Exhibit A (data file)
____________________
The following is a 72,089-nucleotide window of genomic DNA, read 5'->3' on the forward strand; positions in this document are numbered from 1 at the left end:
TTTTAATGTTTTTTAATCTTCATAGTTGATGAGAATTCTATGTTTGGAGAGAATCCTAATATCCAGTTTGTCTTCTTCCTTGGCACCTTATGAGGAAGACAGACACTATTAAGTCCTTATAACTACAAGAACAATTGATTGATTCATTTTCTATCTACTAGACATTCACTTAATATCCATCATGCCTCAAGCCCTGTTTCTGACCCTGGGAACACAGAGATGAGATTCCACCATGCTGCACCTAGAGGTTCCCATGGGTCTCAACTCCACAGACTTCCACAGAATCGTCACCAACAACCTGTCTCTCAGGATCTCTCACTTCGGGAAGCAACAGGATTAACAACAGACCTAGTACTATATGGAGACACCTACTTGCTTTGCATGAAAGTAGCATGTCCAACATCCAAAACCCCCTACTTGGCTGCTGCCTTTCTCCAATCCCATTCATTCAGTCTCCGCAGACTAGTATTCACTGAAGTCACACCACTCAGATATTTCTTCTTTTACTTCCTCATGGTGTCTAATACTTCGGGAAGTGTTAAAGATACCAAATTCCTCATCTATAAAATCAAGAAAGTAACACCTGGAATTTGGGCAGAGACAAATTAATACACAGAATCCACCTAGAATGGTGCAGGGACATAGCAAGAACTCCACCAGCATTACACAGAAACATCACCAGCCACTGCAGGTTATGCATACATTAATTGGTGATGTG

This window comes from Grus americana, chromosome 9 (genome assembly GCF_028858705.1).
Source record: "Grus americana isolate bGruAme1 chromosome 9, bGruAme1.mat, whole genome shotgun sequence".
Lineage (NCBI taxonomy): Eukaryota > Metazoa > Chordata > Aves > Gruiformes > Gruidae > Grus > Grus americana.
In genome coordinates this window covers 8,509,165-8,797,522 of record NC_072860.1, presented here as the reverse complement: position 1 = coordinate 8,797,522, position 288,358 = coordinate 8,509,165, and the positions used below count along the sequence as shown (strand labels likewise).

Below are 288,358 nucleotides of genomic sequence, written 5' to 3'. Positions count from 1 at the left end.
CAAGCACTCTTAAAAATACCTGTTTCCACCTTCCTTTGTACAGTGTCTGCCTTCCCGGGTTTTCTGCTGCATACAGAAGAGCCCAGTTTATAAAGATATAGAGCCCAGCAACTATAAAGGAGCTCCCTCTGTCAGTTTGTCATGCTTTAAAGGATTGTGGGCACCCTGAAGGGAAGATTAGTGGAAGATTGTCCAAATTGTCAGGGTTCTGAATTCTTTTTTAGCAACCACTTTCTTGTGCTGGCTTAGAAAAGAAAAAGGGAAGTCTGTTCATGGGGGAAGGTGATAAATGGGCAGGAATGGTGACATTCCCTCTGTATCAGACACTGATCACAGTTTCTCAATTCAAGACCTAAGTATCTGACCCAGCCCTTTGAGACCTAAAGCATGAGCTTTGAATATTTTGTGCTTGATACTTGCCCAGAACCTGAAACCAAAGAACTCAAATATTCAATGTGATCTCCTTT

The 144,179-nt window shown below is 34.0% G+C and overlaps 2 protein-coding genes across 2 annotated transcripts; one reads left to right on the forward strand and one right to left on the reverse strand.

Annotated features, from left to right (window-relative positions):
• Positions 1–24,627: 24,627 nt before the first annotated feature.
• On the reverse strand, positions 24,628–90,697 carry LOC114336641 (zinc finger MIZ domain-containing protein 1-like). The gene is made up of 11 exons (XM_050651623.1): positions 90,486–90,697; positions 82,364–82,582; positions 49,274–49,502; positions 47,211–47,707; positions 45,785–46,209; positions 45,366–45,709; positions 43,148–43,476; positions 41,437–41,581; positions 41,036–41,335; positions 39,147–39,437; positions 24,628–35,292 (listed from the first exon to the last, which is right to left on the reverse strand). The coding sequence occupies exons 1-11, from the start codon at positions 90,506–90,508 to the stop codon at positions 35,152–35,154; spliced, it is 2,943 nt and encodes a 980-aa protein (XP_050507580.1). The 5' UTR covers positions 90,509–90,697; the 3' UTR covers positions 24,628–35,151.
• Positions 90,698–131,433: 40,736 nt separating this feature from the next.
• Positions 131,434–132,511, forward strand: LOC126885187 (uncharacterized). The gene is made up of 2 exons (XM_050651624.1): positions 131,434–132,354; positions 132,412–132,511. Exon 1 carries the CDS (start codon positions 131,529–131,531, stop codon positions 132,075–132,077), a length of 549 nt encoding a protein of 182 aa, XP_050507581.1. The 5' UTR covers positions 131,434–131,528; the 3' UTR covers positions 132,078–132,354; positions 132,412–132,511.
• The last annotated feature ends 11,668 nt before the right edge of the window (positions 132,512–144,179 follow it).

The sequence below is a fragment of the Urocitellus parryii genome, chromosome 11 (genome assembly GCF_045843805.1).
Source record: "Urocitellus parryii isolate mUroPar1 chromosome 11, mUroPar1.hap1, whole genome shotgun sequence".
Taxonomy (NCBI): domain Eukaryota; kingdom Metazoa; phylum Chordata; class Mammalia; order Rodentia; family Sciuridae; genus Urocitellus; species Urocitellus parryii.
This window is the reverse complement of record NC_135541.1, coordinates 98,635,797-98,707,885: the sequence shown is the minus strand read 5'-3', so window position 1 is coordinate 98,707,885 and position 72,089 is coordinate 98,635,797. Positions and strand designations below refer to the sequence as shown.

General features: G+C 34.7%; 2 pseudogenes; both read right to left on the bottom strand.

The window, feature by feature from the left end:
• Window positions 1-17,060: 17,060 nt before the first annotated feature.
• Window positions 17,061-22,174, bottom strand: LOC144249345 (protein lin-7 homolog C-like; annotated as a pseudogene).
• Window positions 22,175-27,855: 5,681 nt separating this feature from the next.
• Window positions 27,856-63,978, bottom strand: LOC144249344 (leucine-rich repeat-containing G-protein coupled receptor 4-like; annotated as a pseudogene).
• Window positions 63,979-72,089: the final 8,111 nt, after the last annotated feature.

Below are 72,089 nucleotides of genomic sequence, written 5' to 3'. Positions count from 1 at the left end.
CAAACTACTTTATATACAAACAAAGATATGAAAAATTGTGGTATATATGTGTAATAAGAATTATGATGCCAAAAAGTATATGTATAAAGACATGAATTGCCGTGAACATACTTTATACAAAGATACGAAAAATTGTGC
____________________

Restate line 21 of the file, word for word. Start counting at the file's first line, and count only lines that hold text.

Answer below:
The window, feature by feature from the left end: